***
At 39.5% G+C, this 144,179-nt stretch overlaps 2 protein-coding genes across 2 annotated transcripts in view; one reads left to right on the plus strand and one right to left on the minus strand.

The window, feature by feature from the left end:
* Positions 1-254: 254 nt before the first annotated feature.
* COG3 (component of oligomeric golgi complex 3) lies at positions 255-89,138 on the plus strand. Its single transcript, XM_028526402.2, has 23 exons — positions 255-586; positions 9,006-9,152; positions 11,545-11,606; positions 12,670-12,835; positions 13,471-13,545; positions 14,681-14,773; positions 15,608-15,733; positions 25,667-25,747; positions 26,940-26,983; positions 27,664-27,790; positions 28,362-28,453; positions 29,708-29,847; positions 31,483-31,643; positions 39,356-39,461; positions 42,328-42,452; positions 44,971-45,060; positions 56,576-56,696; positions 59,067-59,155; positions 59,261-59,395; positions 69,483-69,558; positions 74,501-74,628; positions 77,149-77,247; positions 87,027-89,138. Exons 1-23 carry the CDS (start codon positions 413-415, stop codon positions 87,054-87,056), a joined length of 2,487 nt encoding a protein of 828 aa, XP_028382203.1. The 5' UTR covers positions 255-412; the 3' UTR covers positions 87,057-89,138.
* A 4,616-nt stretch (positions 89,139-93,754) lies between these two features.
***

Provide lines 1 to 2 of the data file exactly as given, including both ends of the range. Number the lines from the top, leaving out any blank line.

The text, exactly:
At 39.5% G+C, this 144,179-nt stretch overlaps 2 protein-coding genes across 2 annotated transcripts in view; one reads left to right on the plus strand and one right to left on the minus strand.

The window, feature by feature from the left end: